Is there a moral dimension in designing user experiences?
I came across this article by a software creative consultant, someone who has seen their discipline of user interface and experience design stand up as a force for good in the late 90s inevitably slide towards evil in subsequent decades. From their perspective, those initial efforts to help users solve problems have given way to design dark patterns, meant to trick users against their own best interests. The Google that used to pride itself on presenting search results with distinctive, non-intrusive ads is intentionally blurring the line between organic results and paid placement.
The simplest, and therefore most likely, explanation is that UX is a tool to achieve an end. This is not a knock against design as a discipline: I’d argue that the same trajectories apply to engineering, product, and everything else that goes into making technology products. Tools are amoral, in as far as they’re used to create and sustain business models, which themselves have shifted in the past 3 decades; the business of consumer technology has ascended from internet nascency to the primary driver of global economic growth.
It’s easy to see why technology felt like such a morally positive force in the late 90s through the 2000s—there was a lot of invention going on with the commercialization of the internet! Although the dotcom bust placed a damper on how fast consumer tech was evolving, this was still the era of web apps and smartphones as we know them today, with new innovations arriving every month or 2 on how we interact with our devices: Gmail’s 2GB of storage was magical; the introduction of the iPhone is still celebrated a decade and a half later. This was early in the technology adoption curve, when there was so much greenfield space to explore that invention carried the day.
No innovation lasts forever, particularly at the rapid pace of the late 2000s. As consumer technology muscled its way to becoming the most important growth industry in the world, economies of scale and general maturity leads to consolidation, and in 2021 we’re left with a handful of extremely powerful tech mega-corporations. It’s much harder to grow the pie when we’ve covered most of humanity in computing, so instead of striving to grow the pie, these companies are now vying for the same slices. Previously, it felt like the breadth of opportunities expanded faster than the formation of new entrants, and the graduation into maturity has instead brought threats of regulation and scrutiny1.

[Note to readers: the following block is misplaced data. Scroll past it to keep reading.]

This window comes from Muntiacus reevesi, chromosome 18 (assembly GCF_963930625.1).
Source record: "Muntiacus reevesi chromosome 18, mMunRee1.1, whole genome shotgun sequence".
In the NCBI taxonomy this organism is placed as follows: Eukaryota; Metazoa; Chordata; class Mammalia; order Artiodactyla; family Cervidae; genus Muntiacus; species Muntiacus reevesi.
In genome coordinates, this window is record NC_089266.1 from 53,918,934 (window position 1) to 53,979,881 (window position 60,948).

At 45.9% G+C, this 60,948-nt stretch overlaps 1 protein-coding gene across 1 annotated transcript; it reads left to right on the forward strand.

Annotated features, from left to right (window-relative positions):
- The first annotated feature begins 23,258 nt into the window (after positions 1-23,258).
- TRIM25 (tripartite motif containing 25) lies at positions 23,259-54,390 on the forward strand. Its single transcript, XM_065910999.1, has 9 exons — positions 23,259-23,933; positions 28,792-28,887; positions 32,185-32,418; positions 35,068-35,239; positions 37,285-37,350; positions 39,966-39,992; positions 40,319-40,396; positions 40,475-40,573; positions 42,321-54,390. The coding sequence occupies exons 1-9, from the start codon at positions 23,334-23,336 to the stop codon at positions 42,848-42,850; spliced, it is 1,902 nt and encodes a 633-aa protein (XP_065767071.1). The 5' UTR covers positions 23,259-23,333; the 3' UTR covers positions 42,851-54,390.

Against this backdrop, UX ends up having to serve the needs of the business, now concentrating on extracting value instead of creating it. It may very well mean adding friction to an unsubscribe flow to make it harder to leave a service, or purposefully obfuscating copy on data permissions to eek out an advantage in user perceptions on data privacy. Disappointingly, the standard bearers in user attention and focus—the Googles, Apples, and Amazons of the world—no longer feel as beholden to our collective well-beings.
So the question is: is UX the right place to take a moral stand against exploiting the user? On some level, Design—and often, Product—is charged with representing the user, so there’s some logic for designers to fight for user-centric clarity and utility in the face of relentless demands to increase profits and drive growth. But at the same time, it feels like a step too late; if the business deems it prudent to deliver a worse user experience for the sake of its bottom line, that decision is already a fait accompli.
When I was getting my undergrad degree in Computer Science, I took a small optional class on the ethics of engineering. Studying the Challenger disaster along with other case studies, the professor sought to make an appeal to future engineers that we had an obligation—to ourselves, our chosen field, and society at large—to behave ethically, especially during those times when all the incentives point us in the other direction. More recently, there’s been a renewed call to reengage in ethics within education, to attempt to infuse that sense of doing the right thing into those who would drive our collective software futures. It’ll be an uphill battle.
Ironically, poorly legislating tech to try to protect the end user often ends up entrenching the monolithic incumbents.↩